Paul Graham has written a number of interesting essays on his website about Open Source Software and other topics. Today I read What Business Can Learn from Open Source and found it quite interesting. It said something about the media that rang true:
Most articles in the print media are boring. For example, the president notices that a majority of voters now think invading Iraq was a mistake, so he makes an address to the nation to drum up support. Where is the man bites dog in that? I didn't hear the speech, but I could probably tell you exactly what he said. A speech like that is, in the most literal sense, not news: there is nothing new in it.
Nor is there anything new, except the names and places, in most "news" about things going wrong. A child is abducted; there's a tornado; a ferry sinks; someone gets bitten by a shark; a small plane crashes. And what do you learn about the world from these stories? Absolutely nothing. They're outlying data points; what makes them gripping also makes them irrelevant.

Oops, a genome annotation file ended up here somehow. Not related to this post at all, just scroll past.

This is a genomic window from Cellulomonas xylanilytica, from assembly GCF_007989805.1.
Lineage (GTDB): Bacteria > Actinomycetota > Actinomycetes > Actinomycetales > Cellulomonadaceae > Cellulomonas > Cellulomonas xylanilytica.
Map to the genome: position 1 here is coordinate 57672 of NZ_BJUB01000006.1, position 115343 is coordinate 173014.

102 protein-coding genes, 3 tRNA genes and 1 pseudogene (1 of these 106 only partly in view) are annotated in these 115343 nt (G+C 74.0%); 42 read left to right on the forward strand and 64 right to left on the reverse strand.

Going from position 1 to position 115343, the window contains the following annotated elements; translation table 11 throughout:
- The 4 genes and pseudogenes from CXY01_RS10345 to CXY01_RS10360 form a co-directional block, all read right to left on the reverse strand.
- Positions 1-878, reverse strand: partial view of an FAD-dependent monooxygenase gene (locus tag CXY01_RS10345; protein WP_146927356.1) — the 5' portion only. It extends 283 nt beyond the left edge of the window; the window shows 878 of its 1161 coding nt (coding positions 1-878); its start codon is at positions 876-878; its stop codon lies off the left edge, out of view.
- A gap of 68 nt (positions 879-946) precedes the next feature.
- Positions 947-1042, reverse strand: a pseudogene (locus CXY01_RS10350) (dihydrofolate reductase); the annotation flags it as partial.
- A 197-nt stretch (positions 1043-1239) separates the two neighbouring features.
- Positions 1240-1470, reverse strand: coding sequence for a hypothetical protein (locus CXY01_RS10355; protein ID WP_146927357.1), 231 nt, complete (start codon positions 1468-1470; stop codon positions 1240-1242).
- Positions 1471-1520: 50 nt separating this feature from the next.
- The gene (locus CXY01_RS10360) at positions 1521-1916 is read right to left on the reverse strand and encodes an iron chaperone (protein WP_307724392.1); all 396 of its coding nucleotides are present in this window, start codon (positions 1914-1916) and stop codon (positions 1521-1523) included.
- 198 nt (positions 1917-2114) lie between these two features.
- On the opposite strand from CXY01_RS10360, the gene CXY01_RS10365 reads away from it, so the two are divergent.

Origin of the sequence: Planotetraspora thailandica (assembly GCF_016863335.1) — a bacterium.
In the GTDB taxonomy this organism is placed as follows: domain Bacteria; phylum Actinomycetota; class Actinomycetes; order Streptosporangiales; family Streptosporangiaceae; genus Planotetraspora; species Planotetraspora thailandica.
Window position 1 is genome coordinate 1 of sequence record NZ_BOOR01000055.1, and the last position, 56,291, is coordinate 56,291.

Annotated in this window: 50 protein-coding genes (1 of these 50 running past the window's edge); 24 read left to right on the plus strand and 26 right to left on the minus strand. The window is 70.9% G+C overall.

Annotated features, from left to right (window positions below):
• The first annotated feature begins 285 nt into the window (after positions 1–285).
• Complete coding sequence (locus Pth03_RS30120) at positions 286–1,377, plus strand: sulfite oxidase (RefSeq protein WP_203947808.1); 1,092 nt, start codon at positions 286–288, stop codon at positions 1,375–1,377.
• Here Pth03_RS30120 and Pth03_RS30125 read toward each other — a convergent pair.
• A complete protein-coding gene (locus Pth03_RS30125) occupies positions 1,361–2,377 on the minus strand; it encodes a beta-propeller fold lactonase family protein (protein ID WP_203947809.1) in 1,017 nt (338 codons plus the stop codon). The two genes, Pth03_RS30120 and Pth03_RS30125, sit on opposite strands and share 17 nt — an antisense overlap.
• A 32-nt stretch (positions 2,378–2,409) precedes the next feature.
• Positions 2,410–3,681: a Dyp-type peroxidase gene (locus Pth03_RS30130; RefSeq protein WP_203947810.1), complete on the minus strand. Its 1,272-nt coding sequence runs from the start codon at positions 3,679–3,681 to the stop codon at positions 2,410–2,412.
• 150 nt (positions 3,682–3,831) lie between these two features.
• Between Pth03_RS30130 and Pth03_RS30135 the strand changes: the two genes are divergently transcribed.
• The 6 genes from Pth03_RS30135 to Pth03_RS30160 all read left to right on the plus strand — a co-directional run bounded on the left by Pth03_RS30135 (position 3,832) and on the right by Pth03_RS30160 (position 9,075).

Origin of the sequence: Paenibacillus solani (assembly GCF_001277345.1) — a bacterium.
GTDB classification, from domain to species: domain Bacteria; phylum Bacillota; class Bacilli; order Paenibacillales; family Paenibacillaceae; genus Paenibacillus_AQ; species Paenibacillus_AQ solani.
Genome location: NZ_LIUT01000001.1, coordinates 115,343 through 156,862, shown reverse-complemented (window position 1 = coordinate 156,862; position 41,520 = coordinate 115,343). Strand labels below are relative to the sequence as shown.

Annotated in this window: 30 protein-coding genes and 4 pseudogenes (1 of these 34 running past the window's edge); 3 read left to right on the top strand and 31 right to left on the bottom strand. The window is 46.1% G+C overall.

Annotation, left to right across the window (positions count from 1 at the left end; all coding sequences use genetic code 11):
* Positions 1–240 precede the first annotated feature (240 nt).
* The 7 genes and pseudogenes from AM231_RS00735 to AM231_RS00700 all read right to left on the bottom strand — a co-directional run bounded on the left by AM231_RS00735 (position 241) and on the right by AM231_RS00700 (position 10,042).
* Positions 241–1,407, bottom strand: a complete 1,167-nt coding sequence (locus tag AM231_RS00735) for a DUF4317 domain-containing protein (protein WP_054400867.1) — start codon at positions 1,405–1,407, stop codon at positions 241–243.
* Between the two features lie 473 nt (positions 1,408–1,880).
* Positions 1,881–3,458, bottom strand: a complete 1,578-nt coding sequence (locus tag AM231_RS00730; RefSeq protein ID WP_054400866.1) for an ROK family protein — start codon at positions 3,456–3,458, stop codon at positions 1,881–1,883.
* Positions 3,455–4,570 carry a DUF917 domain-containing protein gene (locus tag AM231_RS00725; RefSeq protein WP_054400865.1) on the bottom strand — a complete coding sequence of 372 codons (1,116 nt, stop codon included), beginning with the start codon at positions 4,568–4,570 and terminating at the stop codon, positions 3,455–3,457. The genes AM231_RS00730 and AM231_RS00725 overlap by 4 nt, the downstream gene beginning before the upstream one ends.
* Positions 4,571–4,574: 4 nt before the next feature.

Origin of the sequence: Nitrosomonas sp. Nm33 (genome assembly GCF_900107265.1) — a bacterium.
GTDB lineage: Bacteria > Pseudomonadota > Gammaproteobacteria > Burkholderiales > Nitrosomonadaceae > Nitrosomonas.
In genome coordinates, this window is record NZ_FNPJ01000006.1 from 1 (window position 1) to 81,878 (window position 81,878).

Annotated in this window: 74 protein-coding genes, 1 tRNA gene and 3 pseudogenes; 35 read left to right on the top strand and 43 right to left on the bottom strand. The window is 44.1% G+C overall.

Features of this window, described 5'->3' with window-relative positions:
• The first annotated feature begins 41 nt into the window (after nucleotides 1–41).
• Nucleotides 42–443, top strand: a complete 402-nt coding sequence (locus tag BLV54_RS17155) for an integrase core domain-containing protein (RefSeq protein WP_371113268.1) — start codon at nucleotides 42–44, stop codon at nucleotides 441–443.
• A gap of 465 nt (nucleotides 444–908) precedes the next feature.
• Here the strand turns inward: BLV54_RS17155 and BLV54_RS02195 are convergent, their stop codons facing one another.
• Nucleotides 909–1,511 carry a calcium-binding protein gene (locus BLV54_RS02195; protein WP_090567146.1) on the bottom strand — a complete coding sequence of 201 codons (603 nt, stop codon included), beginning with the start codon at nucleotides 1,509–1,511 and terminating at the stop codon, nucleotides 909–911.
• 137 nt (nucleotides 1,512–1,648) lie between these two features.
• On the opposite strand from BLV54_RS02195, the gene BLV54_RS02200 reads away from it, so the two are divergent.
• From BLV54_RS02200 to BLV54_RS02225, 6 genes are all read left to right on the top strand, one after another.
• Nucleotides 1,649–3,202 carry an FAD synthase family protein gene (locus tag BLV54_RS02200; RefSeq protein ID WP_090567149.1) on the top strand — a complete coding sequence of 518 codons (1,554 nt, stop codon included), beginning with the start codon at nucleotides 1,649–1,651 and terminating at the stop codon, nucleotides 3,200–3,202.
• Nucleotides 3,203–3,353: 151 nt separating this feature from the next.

It suggests the traditional media has become stuck in its ways due to a lack of competition, and thus the best amateur bloggers (Paul Graham included, I might add!) can produce content that is better than that of the traditional media.
He also talks about how typical office environments can actually negatively impact productivity and how people working at home tend to work better. I must disagree with this: some people no doubt work better from home, but not me. There is too much distraction. At home I would end up eating, watching TV, reading a novel, or doing anything else but working. At work, the only distraction is the internet, hence this blog entry.